Live from #Alliance16: A smart strategy includes confidence in your technology
While I’m here at HEUG Alliance16, I’m thinking back to some of my best learning experiences in 2015, which came from the CIOs and senior IT leaders of our customers who use Oracle. When I look at the complexities of those institutions and the systems they operate, I am reminded how impressive it is that our leaders consistently create a clear path for institutional success – even amidst the constantly evolving challenges in higher education.
But unsurprisingly, it’s less about technology itself and more about strategy. The ability to envision a seamless student experience or see day-to-day operations through the eyes of a student or faculty member in an effort to improve the overall experience is what is really important.
Start with strategy
One of my many learning experiences came from Cal Poly Pomona and a group of California State University institutions sitting around a table with our Vice President of Development, Bill Filion. The topic they tackled was the many redundant technologies found on campuses.
What do they do when their CRMs, their ERPs and their ECM solutions already have workflows? How do they decide which system to build their workflow management in?
That’s not a technology question. It’s a strategy question.
Our VP showed his true dedication to strategy with his answer. While workflow is a major part of our solution – something we would define as a huge differentiator – Filion said that it isn’t always the answer. He instead asked the questions he would ask in evaluating the same question at Hyland.
Ask the right questions
For example, does everyone who needs access to the workflow have access to the CRM? Is the workflow easy to configure in the ERP? Has the workflow already been developed? Will it change frequently?
Once you answer these types of questions, Filion explained, the best place to develop the workflow becomes more obvious.
For example, Gettysburg College faced new state regulations in human resources. While it took months for legislation to be formulated and finalized, the regulations were released in November with an “immediate compliance deadline.”
The first questions that Gettysburg asked were strategic. What do we need to do to be compliant? Where does the data live? What should this process look like and who must be involved?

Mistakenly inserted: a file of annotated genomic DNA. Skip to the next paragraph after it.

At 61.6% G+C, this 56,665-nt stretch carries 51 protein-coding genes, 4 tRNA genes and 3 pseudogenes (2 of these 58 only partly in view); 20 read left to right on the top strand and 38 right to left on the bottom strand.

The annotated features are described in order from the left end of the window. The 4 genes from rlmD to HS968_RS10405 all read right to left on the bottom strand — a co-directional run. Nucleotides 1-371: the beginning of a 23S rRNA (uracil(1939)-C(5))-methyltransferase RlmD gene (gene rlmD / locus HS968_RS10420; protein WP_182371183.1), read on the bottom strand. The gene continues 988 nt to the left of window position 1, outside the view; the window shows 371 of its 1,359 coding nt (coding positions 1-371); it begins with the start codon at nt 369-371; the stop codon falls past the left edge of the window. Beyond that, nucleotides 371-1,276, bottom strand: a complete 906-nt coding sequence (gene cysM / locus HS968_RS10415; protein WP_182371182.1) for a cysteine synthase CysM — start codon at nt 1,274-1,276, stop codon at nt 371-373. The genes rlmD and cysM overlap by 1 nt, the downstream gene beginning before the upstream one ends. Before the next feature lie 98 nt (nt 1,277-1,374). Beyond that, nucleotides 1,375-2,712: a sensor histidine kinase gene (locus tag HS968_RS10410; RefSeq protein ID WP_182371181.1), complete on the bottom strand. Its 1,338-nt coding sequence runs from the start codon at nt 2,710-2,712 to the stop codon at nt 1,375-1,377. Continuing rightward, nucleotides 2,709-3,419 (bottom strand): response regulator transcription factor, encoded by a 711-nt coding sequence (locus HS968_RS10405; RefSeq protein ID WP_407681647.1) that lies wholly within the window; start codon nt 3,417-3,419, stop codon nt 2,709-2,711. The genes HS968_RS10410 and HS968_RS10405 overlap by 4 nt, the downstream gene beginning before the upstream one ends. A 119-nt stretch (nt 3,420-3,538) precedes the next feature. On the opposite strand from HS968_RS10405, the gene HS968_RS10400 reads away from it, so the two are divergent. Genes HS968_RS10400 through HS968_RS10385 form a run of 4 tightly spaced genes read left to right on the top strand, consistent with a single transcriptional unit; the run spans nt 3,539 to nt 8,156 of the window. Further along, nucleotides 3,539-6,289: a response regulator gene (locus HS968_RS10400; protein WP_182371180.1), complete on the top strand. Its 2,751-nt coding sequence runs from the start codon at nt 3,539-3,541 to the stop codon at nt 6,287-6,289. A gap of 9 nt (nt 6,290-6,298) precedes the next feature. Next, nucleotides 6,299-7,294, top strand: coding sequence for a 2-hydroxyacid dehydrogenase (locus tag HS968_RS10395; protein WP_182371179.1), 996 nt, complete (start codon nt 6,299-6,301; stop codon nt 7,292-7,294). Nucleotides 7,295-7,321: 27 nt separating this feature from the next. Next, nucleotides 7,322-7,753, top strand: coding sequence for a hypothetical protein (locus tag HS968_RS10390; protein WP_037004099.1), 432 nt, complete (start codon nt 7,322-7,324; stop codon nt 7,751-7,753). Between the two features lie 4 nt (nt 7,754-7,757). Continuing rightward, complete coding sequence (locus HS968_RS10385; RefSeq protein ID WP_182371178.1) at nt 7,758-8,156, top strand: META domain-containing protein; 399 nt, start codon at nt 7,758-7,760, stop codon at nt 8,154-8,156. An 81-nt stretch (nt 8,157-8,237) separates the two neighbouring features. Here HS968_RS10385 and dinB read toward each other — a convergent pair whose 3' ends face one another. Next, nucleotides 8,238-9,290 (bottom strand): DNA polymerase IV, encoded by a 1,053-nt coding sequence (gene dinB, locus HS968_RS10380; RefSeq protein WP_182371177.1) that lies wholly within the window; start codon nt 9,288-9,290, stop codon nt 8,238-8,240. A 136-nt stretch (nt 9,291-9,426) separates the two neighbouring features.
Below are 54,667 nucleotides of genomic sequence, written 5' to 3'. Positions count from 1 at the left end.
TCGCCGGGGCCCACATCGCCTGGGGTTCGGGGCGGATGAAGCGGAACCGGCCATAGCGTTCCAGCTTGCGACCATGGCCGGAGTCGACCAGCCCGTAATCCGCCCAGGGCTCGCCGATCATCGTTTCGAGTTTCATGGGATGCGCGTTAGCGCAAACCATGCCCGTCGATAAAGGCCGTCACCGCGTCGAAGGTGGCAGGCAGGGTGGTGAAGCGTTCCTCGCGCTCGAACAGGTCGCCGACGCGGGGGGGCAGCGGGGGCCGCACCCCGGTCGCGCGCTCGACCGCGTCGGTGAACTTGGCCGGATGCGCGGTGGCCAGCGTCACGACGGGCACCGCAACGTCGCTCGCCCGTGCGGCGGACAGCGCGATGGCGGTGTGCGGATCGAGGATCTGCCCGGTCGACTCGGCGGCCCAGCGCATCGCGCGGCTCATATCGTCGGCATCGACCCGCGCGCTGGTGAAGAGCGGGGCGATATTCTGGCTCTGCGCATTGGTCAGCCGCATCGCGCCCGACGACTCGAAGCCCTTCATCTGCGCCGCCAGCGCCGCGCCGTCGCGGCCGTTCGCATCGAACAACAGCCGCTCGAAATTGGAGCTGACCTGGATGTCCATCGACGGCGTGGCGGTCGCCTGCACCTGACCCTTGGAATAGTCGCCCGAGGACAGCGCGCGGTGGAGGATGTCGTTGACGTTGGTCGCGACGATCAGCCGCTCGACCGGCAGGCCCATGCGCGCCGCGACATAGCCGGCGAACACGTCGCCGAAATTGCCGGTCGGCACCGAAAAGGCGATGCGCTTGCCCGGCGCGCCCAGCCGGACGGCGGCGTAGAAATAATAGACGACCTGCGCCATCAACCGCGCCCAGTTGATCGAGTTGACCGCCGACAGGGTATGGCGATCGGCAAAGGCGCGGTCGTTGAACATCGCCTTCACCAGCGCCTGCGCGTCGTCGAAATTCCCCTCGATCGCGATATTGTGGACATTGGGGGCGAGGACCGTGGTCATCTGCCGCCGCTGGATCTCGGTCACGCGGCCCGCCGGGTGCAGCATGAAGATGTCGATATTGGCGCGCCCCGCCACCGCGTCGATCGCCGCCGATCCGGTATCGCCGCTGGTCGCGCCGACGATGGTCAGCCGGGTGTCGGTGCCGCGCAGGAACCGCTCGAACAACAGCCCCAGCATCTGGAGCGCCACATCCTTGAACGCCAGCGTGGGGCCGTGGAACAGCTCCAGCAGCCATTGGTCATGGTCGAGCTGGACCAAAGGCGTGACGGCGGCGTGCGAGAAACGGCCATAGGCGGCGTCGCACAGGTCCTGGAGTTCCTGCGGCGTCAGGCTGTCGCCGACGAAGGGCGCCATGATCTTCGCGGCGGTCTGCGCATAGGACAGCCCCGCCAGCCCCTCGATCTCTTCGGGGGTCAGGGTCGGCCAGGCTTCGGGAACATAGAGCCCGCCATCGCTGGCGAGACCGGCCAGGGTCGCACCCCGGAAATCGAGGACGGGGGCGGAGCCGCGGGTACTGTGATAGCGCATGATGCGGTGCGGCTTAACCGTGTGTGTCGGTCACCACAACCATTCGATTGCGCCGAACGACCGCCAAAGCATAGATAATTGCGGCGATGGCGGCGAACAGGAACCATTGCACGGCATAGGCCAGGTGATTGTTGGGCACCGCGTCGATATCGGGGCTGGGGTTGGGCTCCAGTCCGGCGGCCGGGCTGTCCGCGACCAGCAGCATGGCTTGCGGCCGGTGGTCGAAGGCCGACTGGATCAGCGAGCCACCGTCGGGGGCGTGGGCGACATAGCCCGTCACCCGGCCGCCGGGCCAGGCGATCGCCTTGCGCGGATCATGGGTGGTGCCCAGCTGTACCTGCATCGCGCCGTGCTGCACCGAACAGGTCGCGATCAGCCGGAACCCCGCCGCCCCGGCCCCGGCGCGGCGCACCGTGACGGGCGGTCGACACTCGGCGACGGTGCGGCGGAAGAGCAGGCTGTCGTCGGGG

I never heard the question “Is there technology out there to support this?” I heard strategy and business process questions first. By taking this approach, they mapped out and implemented a solution in a very short timeframe – leveraging the institution’s PeopleSoft system of record and updating it as needed while using the power of electronic forms and workflow to quickly become compliant.
Dartmouth College was next to describe its approach to strategy and focused the discussion around the Labor Verification Process for the Office of Sponsored Projects, where the institution leverages Oracle BI and OnBase.
I don’t have to tell anyone who has managed a grant how arduous the process of managing all the paperwork and compliance can be. By strategically leveraging those two systems, they accomplished an astounding ROI – moving their verification from 40 percent of projects in 6 months to 100 percent in 5 weeks.
Dartmouth also eliminated the expense of three people who did nothing but copy, collate and distribute reports for two solid weeks. Now those people focus on completing higher-value tasks. But even more important, the new process that protects the institution from risk is much simpler.
So now I’m here at HEUG Alliance 2016, giving me the opportunity for another valuable learning experience. Ben Quillian, CSU Northridge associate VP of Information Technology, and Peter Flores, Sonoma State University deputy CIO, will be presenting strategies they have created on their PeopleSoft campuses. Together, they will discuss business processes that demand change to improve the student experience and how they keep their organizations agile and ready for change.
Now focus on technology
All that starts with strategy, but it also relies on confidence in technology. So make sure you do your homework. Talk to your peers here at the show or call them when you get back to campus. Find out what technology is working for them. And why.
Then find out what technology they’ve invested in that hasn’t worked out for them. That’s the value of networking – you can avoid the same pitfalls. And you’ll have confidence in the technology you choose.
Lucky for me, I can talk to people while I’m here. And I can attend these presentations in person. But don’t worry. If you can’t make it, just drop me an email and I’ll pass along the details or the recordings.
I hope to see you in Seattle!